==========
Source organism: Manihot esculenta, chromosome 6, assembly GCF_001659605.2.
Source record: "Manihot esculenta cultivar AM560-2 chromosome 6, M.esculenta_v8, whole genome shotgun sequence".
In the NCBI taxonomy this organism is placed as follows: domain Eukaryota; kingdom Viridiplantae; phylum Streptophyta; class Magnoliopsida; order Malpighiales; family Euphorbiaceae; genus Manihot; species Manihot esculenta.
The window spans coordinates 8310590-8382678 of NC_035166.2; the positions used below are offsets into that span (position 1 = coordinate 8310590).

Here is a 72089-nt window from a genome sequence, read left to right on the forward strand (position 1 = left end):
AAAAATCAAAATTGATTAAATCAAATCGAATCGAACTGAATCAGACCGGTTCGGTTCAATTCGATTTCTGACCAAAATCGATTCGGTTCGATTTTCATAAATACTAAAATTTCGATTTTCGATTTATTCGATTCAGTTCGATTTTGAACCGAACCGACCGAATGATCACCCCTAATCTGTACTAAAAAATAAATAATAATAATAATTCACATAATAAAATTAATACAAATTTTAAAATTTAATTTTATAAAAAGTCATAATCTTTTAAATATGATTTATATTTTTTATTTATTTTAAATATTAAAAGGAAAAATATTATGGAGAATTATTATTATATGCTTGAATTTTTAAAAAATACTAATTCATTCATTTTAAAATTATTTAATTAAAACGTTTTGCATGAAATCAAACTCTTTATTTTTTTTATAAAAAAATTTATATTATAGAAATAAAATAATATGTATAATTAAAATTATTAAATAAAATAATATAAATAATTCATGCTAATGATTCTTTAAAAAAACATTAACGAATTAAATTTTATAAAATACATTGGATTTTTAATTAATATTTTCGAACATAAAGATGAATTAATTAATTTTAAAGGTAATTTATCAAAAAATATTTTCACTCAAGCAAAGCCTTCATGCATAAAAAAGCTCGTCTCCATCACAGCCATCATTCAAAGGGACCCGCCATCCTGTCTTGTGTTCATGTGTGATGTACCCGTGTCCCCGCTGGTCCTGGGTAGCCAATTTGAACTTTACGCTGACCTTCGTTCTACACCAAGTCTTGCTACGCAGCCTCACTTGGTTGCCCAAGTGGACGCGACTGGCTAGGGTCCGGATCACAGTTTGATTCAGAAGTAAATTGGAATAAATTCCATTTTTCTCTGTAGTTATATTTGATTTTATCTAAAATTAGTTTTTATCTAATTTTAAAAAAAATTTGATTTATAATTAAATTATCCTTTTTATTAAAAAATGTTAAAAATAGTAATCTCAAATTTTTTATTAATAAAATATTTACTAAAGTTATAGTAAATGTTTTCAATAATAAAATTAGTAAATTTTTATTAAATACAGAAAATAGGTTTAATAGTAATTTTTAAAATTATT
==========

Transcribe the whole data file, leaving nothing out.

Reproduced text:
Source organism: Manihot esculenta, chromosome 6, assembly GCF_001659605.2.
Source record: "Manihot esculenta cultivar AM560-2 chromosome 6, M.esculenta_v8, whole genome shotgun sequence".
In the NCBI taxonomy this organism is placed as follows: domain Eukaryota; kingdom Viridiplantae; phylum Streptophyta; class Magnoliopsida; order Malpighiales; family Euphorbiaceae; genus Manihot; species Manihot esculenta.
The window spans coordinates 8310590-8382678 of NC_035166.2; the positions used below are offsets into that span (position 1 = coordinate 8310590).

Here is a 72089-nt window from a genome sequence, read left to right on the forward strand (position 1 = left end):
AAAAATCAAAATTGATTAAATCAAATCGAATCGAACTGAATCAGACCGGTTCGGTTCAATTCGATTTCTGACCAAAATCGATTCGGTTCGATTTTCATAAATACTAAAATTTCGATTTTCGATTTATTCGATTCAGTTCGATTTTGAACCGAACCGACCGAATGATCACCCCTAATCTGTACTAAAAAATAAATAATAATAATAATTCACATAATAAAATTAATACAAATTTTAAAATTTAATTTTATAAAAAGTCATAATCTTTTAAATATGATTTATATTTTTTATTTATTTTAAATATTAAAAGGAAAAATATTATGGAGAATTATTATTATATGCTTGAATTTTTAAAAAATACTAATTCATTCATTTTAAAATTATTTAATTAAAACGTTTTGCATGAAATCAAACTCTTTATTTTTTTTATAAAAAAATTTATATTATAGAAATAAAATAATATGTATAATTAAAATTATTAAATAAAATAATATAAATAATTCATGCTAATGATTCTTTAAAAAAACATTAACGAATTAAATTTTATAAAATACATTGGATTTTTAATTAATATTTTCGAACATAAAGATGAATTAATTAATTTTAAAGGTAATTTATCAAAAAATATTTTCACTCAAGCAAAGCCTTCATGCATAAAAAAGCTCGTCTCCATCACAGCCATCATTCAAAGGGACCCGCCATCCTGTCTTGTGTTCATGTGTGATGTACCCGTGTCCCCGCTGGTCCTGGGTAGCCAATTTGAACTTTACGCTGACCTTCGTTCTACACCAAGTCTTGCTACGCAGCCTCACTTGGTTGCCCAAGTGGACGCGACTGGCTAGGGTCCGGATCACAGTTTGATTCAGAAGTAAATTGGAATAAATTCCATTTTTCTCTGTAGTTATATTTGATTTTATCTAAAATTAGTTTTTATCTAATTTTAAAAAAAATTTGATTTATAATTAAATTATCCTTTTTATTAAAAAATGTTAAAAATAGTAATCTCAAATTTTTTATTAATAAAATATTTACTAAAGTTATAGTAAATGTTTTCAATAATAAAATTAGTAAATTTTTATTAAATACAGAAAATAGGTTTAATAGTAATTTTTAAAATTATT